Avoid these Seven Credit Mistakes before Applying for a Mortgage Loan

Home on a Stack of CashCredit history is an important factor when applying for a mortgage loan. Your FICO® score (a measure of consumer credit risk) plays an important role in your mortgage’s loan terms.

Your goal is to have a high FICO® score (700+) to achieve a lower interest rate loan. The higher your score, the lower your rate will be.  (Note: People do qualify for mortgage loans with lower scores.)

If your score is not in a higher range, you can work on boosting it higher by responsibly managing your credit over time.

Here are seven things to avoid with your credit before applying for a mortgage loan so that your FICO® score is as high as possible.

1–Not Checking Your Credit

Mistakes can occur on credit history that can affect a FICO® score. It is important to check your credit report to ensure it is accurate. There are three major U.S. credit bureaus to check: Equifax, Experian and TransUnion. If you do find mistakes, you can dispute any errors and get them fixed. Be sure to check first with your loan officer before disputing items as this can sometimes have a negative affect on your credit.

2–Applying for Credit

When you apply for credit there will be an inquiry on your credit report. This new credit application can cause a small dip in a FICO® score.  If you have a “hard” inquiry – meaning you have applied for credit or a loan, the issuer of that credit or loan will pull a report (that you have authorized) on your credit history. If your score is on the edge, this could cause you to then qualify for a mortgage loan at a higher interest rate. (Inquiries will remain on your report for two years, but FICO® scores only count for the past 12 months.)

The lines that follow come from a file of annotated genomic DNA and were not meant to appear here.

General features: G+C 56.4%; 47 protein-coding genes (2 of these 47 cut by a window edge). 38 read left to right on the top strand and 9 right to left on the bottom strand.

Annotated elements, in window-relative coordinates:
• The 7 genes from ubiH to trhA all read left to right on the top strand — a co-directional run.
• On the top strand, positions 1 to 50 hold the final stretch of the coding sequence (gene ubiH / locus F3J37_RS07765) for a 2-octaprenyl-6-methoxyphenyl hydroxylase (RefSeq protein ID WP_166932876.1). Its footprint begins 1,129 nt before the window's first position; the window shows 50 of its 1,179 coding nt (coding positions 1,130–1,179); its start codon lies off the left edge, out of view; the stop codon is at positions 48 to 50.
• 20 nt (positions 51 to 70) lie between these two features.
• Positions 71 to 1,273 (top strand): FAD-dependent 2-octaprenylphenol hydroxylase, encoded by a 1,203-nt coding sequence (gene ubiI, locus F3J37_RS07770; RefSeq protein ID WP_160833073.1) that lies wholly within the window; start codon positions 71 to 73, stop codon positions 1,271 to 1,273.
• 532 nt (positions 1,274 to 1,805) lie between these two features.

3–Over-Using Current Credit Cards

Mortgage lenders look at debt-to-income ratios and this will include outstanding credit card balances. If you have a large monthly credit card balance, you might not receive the lower mortgage interest rate. The good news is that over-using your credit cards does not have a long-term impact on your FICO® score.

4–Falling Behind on Payments

Late payments will lower your credit score. Always be current on all of your accounts.

5–Consolidating Credit

If you move outstanding credit balances, your new credit card could appear to have too high of a ratio of debt. Your goal is to keep the balance on all credit cards as low as possible.

6–Making Large Cash Purchases

Part of your loan approval will be verification of cash in the bank. If you use this cash for a large purchase, it will lower your reserves and impact your  score and loan approval.

7–Making Large Deposits

All deposits need to be documented and accounted for. You will need to explain where the money came from.

Need help applying for a mortgage? Contact Sibcy Cline Mortgage Services. Our loan officers can guide you through the entire mortgage process.